Should you pursue a bachelor’s degree or a different form of education?

Kathleen Kelley
4 min readNov 3, 2020


These days college, or some other secondary education, is necessary to succeed in life for most people. The few exceptions are people who work hard at something else combined with some luck or decide to work their way up in something that will never require a secondary education, such as selling real estate. While that requires plenty of work, and self-discipline, it does require a bit of luck for a person to be extremely successful, especially if you are young.

Trade school was never talked about much when I was in high school, if at all. There were some courses such as a culinary program and a class on auto mechanics that was offered but that was about it and they never talked about school options to go to after high school for those kinds of things unless you took the program in high school.

This list has some options for people who don’t want to go to college for four years. Most require a two year degree or a certification and on the job training, but it can be a great option for people who don’t want to sit in a classroom for an extra two years.

This list has other things to consider if you pursue a higher education.

Some people are made for college while others would do better in a trade school. This article goes a bit in depth on how to know if you should go to college or trade school. It also goes into cost and other variables. the nice thing about trade school is you most likely won’t give up anything by studying a trade despite what people may believe.

This is a channel I like and in this video Graham Stephan breaks down two career paths people might take.

There is more differences between a trade school and college than the teaching style and cost difference which this article covers:

This article combines trade school and two-year degrees because:

  1. They’re both options outside of college that lead to perfectly valid careers
  2. Trade school can be completed in 2 years or less which is much faster than a 4-year degree
  3. Both of these options are not talked about nearly enough, especially to graduating high school seniors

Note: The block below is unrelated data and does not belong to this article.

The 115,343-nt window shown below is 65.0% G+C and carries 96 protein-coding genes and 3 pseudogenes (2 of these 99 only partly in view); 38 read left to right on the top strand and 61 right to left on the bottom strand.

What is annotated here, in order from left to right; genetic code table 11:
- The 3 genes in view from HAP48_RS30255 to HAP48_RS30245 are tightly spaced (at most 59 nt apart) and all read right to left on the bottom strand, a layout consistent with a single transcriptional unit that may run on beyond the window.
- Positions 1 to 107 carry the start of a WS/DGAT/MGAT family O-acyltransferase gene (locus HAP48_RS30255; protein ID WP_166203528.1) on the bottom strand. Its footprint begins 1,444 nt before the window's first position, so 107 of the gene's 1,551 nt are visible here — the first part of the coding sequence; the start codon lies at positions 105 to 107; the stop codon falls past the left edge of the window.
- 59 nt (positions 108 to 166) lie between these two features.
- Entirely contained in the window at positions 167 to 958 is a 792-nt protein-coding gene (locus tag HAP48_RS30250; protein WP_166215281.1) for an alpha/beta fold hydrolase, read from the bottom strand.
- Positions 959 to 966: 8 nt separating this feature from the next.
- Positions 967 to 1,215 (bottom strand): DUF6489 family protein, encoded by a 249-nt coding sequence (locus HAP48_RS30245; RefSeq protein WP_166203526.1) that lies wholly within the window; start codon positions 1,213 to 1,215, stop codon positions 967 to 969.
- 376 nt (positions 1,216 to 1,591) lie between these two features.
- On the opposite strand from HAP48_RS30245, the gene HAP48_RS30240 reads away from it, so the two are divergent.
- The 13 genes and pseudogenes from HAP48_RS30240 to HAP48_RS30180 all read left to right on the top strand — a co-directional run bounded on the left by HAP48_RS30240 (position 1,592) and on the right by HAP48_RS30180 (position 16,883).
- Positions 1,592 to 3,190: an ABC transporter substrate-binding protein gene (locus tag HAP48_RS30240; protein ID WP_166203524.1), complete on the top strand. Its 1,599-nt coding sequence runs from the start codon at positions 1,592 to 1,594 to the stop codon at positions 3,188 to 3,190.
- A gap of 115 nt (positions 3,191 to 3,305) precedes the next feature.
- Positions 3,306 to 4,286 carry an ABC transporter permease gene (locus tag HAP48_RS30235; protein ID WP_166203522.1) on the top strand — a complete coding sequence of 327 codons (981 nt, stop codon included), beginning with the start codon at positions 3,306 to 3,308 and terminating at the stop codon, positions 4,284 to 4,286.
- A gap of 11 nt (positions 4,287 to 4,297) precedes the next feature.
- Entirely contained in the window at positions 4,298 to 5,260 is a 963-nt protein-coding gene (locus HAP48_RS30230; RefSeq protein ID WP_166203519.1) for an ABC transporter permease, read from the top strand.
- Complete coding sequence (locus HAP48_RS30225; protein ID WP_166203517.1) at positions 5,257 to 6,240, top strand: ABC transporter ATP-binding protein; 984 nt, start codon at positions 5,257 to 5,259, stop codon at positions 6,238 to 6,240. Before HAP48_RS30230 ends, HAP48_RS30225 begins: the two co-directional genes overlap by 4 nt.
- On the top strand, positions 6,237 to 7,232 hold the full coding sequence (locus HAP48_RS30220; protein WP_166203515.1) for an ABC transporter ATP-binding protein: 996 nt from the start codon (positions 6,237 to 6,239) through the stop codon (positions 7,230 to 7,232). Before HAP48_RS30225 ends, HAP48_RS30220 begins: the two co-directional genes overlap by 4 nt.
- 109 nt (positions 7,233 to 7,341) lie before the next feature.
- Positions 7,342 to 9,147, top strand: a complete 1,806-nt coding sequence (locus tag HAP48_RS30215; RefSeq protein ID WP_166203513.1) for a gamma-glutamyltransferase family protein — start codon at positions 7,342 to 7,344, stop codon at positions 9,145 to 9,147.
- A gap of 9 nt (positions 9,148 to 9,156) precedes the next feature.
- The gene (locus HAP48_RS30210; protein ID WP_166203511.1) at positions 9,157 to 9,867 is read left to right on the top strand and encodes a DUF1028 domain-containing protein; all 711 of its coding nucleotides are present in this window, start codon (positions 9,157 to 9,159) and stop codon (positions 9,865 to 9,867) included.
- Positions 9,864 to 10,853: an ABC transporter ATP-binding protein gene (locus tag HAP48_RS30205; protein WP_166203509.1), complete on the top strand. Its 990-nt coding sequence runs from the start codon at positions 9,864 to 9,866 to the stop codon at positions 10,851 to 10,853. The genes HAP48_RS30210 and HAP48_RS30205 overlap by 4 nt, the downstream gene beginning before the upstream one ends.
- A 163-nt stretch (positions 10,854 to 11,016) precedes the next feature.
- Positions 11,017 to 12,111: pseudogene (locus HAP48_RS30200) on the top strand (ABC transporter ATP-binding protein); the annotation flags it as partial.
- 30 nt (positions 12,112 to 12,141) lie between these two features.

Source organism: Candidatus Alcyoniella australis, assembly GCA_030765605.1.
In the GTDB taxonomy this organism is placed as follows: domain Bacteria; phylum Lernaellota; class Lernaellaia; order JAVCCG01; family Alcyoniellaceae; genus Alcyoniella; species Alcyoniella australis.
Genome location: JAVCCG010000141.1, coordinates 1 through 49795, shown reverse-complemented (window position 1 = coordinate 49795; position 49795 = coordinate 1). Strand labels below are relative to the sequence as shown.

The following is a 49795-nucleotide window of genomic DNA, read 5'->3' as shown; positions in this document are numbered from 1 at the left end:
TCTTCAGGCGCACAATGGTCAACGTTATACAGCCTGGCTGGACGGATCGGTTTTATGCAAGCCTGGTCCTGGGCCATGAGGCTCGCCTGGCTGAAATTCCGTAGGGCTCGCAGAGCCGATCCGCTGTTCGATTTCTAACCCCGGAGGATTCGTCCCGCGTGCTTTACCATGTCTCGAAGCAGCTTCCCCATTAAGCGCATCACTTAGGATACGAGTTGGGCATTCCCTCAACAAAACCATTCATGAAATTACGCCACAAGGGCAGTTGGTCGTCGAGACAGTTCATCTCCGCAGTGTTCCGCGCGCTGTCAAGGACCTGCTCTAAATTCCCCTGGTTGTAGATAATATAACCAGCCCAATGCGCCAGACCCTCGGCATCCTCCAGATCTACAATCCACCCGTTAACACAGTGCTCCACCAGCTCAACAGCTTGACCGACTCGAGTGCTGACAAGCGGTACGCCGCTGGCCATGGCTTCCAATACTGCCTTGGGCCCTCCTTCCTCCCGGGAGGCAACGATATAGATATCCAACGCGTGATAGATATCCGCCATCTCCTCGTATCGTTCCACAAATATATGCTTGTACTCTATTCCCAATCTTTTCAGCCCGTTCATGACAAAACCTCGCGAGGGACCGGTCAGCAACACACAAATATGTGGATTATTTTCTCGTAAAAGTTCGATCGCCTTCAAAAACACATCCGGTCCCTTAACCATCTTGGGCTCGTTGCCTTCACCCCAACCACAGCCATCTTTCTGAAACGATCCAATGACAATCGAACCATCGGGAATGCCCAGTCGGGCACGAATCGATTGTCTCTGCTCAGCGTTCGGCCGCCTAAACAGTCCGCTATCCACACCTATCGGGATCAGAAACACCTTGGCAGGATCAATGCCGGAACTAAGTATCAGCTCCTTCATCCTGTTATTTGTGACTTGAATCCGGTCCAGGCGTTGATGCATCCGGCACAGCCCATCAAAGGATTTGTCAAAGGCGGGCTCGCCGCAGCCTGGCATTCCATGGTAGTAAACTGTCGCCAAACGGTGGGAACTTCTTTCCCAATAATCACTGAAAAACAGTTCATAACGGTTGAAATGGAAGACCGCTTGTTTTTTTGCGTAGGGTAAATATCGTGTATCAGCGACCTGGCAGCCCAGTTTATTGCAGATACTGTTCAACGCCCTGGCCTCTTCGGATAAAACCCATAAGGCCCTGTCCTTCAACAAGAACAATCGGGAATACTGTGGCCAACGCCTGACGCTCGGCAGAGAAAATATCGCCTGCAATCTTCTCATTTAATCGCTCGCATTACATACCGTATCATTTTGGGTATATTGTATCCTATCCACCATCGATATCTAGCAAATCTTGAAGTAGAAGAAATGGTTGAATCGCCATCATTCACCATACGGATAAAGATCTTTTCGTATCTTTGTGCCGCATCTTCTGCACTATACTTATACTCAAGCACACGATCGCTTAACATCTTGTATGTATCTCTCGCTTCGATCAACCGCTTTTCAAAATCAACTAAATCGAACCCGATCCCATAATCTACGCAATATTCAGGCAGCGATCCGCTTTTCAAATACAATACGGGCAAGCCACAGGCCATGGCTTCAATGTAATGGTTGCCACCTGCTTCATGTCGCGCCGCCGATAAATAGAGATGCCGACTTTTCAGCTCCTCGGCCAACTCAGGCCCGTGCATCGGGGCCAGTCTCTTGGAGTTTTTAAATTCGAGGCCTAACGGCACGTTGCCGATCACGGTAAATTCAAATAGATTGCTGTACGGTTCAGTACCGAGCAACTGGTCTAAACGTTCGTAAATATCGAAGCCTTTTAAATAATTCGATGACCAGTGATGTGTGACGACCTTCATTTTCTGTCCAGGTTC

Other options people might take are mentioned in this article:

Sometimes a certificate is only needed to earn a high paying job. This article gives a variety of ideas, description of jobs, and salary and employment outlook.

Another thing that should be talked about is 2-year or Associate degrees. These are not something that should be brushed under the rug despite what people may think.

This website has a good list of options for people who want to get a 2-year degree, don’t want to put in more time to pursue a bachelor degree, but still want a good job even when they get older.

Don’t feel ashamed if you decide to go to trade school. Looking back I wish I had given it some thought. There’s this thought that if you don’t go to college you aren’t smart, you aren’t good enough for college, you aren’t disciplined enough or a lot of other stereotypes. You can get out and work a decent job that pays above minimum wage faster than your classmates who went to a four year college and have the potential to make the same, if not more money than them as well.

I think kids should feel free to explore and get exposed to options earlier so they don’t feel like they don’t have options like I felt. The most important thing about this is to think of this before you finish high school so you can talk to your parents about your plans; unless they won’t be included in this conversation for some reason; however for most people parents will be and this is a conversation that is needed much sooner rather than later.

It is far worse to not have gone to any sort of secondary schooling than to have gone to trade school. Not having any secondary education at all means you can’t move up in life. You are stuck because even if you know how to do a job, someone will hire the person who has a degree and is younger than you because the managers feel they can go farther and they probably can in the long run. They know things at 25 that it took people in their late 30’s or early 40’s to figure out because they learned it later on the job versus in school.



Kathleen Kelley

I am a college student who works at a grocery store. I am majoring in journalism. I write about personal finance, college and things I wish I knew in life.